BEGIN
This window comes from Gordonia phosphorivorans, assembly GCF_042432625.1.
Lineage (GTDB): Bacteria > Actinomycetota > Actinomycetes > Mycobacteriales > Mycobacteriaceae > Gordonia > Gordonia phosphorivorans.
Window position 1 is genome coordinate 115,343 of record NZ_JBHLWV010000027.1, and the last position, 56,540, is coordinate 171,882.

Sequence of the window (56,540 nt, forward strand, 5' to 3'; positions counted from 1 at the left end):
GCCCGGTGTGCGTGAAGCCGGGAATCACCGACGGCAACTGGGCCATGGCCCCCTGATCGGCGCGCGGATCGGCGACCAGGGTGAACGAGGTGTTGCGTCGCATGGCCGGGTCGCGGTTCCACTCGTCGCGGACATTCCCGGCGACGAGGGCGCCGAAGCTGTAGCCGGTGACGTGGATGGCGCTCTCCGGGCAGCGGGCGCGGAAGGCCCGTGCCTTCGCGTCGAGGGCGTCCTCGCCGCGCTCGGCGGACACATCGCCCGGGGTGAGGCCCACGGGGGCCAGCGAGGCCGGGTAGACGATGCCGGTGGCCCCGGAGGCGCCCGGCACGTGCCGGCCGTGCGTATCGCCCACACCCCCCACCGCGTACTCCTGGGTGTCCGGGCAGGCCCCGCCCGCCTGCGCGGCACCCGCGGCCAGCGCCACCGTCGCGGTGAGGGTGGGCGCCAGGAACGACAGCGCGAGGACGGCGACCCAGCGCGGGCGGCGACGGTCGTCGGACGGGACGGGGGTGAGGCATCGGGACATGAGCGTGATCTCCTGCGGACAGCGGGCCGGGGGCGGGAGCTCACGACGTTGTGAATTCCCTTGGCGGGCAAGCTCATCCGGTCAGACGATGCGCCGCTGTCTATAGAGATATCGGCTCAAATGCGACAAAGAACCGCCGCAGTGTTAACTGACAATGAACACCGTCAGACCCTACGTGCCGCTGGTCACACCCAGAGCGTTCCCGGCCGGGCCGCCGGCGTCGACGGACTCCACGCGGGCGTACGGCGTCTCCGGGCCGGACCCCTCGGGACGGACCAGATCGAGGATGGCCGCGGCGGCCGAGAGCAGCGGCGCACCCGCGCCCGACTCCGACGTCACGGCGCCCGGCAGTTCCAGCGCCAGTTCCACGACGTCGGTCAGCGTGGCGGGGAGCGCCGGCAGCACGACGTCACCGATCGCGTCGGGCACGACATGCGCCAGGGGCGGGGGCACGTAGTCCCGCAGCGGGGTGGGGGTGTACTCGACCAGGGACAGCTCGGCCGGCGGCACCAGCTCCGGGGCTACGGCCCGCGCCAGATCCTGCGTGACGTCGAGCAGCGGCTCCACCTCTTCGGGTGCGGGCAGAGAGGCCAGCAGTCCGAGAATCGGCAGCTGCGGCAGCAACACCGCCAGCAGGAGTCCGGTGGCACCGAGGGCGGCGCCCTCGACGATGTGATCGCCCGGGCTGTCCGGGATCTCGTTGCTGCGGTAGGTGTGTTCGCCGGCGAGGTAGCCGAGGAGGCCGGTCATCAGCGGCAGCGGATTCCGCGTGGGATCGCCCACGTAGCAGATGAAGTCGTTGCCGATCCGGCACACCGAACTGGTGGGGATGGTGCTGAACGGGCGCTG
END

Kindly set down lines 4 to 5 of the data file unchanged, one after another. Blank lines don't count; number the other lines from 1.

Sequence of the window (56,540 nt, forward strand, 5' to 3'; positions counted from 1 at the left end):
GCCCGGTGTGCGTGAAGCCGGGAATCACCGACGGCAACTGGGCCATGGCCCCCTGATCGGCGCGCGGATCGGCGACCAGGGTGAACGAGGTGTTGCGTCGCATGGCCGGGTCGCGGTTCCACTCGTCGCGGACATTCCCGGCGACGAGGGCGCCGAAGCTGTAGCCGGTGACGTGGATGGCGCTCTCCGGGCAGCGGGCGCGGAAGGCCCGTGCCTTCGCGTCGAGGGCGTCCTCGCCGCGCTCGGCGGACACATCGCCCGGGGTGAGGCCCACGGGGGCCAGCGAGGCCGGGTAGACGATGCCGGTGGCCCCGGAGGCGCCCGGCACGTGCCGGCCGTGCGTATCGCCCACACCCCCCACCGCGTACTCCTGGGTGTCCGGGCAGGCCCCGCCCGCCTGCGCGGCACCCGCGGCCAGCGCCACCGTCGCGGTGAGGGTGGGCGCCAGGAACGACAGCGCGAGGACGGCGACCCAGCGCGGGCGGCGACGGTCGTCGGACGGGACGGGGGTGAGGCATCGGGACATGAGCGTGATCTCCTGCGGACAGCGGGCCGGGGGCGGGAGCTCACGACGTTGTGAATTCCCTTGGCGGGCAAGCTCATCCGGTCAGACGATGCGCCGCTGTCTATAGAGATATCGGCTCAAATGCGACAAAGAACCGCCGCAGTGTTAACTGACAATGAACACCGTCAGACCCTACGTGCCGCTGGTCACACCCAGAGCGTTCCCGGCCGGGCCGCCGGCGTCGACGGACTCCACGCGGGCGTACGGCGTCTCCGGGCCGGACCCCTCGGGACGGACCAGATCGAGGATGGCCGCGGCGGCCGAGAGCAGCGGCGCACCCGCGCCCGACTCCGACGTCACGGCGCCCGGCAGTTCCAGCGCCAGTTCCACGACGTCGGTCAGCGTGGCGGGGAGCGCCGGCAGCACGACGTCACCGATCGCGTCGGGCACGACATGCGCCAGGGGCGGGGGCACGTAGTCCCGCAGCGGGGTGGGGGTGTACTCGACCAGGGACAGCTCGGCCGGCGGCACCAGCTCCGGGGCTACGGCCCGCGCCAGATCCTGCGTGACGTCGAGCAGCGGCTCCACCTCTTCGGGTGCGGGCAGAGAGGCCAGCAGTCCGAGAATCGGCAGCTGCGGCAGCAACACCGCCAGCAGGAGTCCGGTGGCACCGAGGGCGGCGCCCTCGACGATGTGATCGCCCGGGCTGTCCGGGATCTCGTTGCTGCGGTAGGTGTGTTCGCCGGCGAGGTAGCCGAGGAGGCCGGTCATCAGCGGCAGCGGATTCCGCGTGGGATCGCCCACGTAGCAGATGAAGTCGTTGCCGATCCGGCACACCGAACTGGTGGGGATGGTGCTGAACGGGCGCTG